• When we look at certain facts, we realize that the actual deficit last monsoon (2018) was modest — barely 10%. However, the post-monsoon rainfall (October to December, 2018) or PMR as it is called by meteorologists has registered a 44% deficit. This national average deficit conceals shortages in some regions where it is much higher. In Marathwada, according to the IMD, the deficit is 84%, in Vidarbha, 88%.
    • Experts have pointed out that years of policy-driven, corporate-driven water transfers from rural to urban, agriculture to industry, poor to rich and so on have made our country-side chronically water-scarce. Certain critics opine that urban India does not realise this well enough.
    • Experts have pointed out that whoever becomes Prime Minister will do well to appoint a commission like the Farmers’ Commission, which Dr. M.S. Swaminathan headed, to advise him or her on how water scarce India, all of India, needs to face drought, and give that Commission time to complete its study, make its recommendations not just to government but to all Indians.
    • Experts have opined that the failure of rains this time is so serious that ‘drought’ now means not just a farm crisis but a national crisis that will affect towns and cities no less than villages.
  • In conclusion, addressing the deepening drought, agrarian distress and water-management are critical not just for our governments to survive but for us to survive our governments.



1. Buried in the sands (Draft Coastal Regulation Zone (CRZ) Notification, 2018)

Brief Historical Note:  

  • CRZ regulations were first introduced in 1991 and subsequently revised in 2011. A coastal hazard line was established taking into account natural disasters including the 2004 Indian Ocean tsunami.
  • While the 2011 notification recognised that there were areas of high erosion and vulnerability along the coast, few attempts were made to develop this hazard line scientifically or transparently across the country to regulate development.
  • One amendment, in July 2018, removed the hazard line from the main regulation without consulting the public. In the new 2018 notification, as well, all reference to a hazard line has been removed and is replaced with a fixed setback line.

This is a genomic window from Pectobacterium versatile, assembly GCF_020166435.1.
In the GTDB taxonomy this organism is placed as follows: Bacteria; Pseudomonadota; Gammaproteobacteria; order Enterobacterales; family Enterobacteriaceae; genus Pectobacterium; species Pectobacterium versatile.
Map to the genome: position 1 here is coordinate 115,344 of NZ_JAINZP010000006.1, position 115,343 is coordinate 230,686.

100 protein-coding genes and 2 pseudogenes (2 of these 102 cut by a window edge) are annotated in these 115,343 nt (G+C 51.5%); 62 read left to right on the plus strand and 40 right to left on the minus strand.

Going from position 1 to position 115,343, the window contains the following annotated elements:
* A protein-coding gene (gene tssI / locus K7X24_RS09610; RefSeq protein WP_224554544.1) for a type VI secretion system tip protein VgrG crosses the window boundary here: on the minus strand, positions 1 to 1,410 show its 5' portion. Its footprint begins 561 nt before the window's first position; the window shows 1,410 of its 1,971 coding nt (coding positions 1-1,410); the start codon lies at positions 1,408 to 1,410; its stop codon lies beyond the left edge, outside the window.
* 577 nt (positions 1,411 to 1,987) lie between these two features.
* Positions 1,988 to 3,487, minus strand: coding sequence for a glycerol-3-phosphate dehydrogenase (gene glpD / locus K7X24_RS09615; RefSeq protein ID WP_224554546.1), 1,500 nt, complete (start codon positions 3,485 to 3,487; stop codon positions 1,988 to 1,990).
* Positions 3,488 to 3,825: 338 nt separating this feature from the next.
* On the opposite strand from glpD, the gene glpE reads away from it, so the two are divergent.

• Some areas along the coast, for example, experience very high storm surges, but will not get the protection they deserve. Formerly (in the 2011 version), the CRZ extended up to a minimum of 500 m and up to the area of the ‘hazard line’ if it was found to be beyond 500 m. By removing the hazard line altogether, the new notification maintains a uniform CRZ of 500 m from the high tide line. Except for the most ecologically sensitive areas (CRZ-I) and water areas (CRZ-IV), for which any development clearance requires MoEFCC approval, State governments will be responsible for regulating urban and rural coastal areas (CRZ-II and III).
  • The CRZ for land adjoining creeks and backwaters is reduced from 100 to 50 m. CRZ 2018 relaxes important restrictions and permits construction in urban CRZ zones and densely populated rural coastal areas. Rural areas have been bifurcated, with greater allowances, ironically, for more populated areas. The greatest number of relaxations has been accorded to hotels, resorts and the tourism sector.

Classification of CRZ:

  • Classification of the CRZ – For the purpose of conserving and protecting the coastal areas and marine waters, the CRZ area shall be classified as follows, namely:-
  1. CRZ-I areas are environmentally most critical and shall be further classified as under: (a) CRZ-I A:
    CRZ-I A shall constitute the following ecologically sensitive areas and the geomorphological features which play a role in the maintaining the integrity of the coast viz.: (i) Mangroves. In case mangrove area is more than 1000 sq. mts, a buffer of 50meters along the mangroves shall be provided and such area shall also constitute CRZ –I A. (ii) Corals and coral reefs; (iii) Sand Dunes; (iv) Biologically active Mudflats; (v) National parks, marine parks, sanctuaries, reserve forests, wildlife habitats and other protected areas under the provisions of Wild Life (Protection) Act, the Forest (Conservation) Act or Environment (Protection) Act; including Biosphere Reserves; (vi) Salt Marshes; (vii) Turtle nesting grounds; (viii) Horse shoe crabs habitats; (ix) Sea grass beds; (x) Nesting grounds of birds; (xi) Areas or structures of archaeological importance and heritage sites.
    (b) CRZ-I B:
    The intertidal zone i.e. the area between Low Tide Line and High Tide Line shall constitute the CRZ-I B.
  2. CRZ-II:
  • CRZ-II shall constitute the developed land areas up to or close to the shoreline, within the existing municipal limits or in other existing legally designated urban areas, which are substantially built-up with a ratio of built up plots to that of total plots being more than 50% and have been provided with drainage and approach roads and other infrastructural facilities, such as water supply and sewerage mains etc.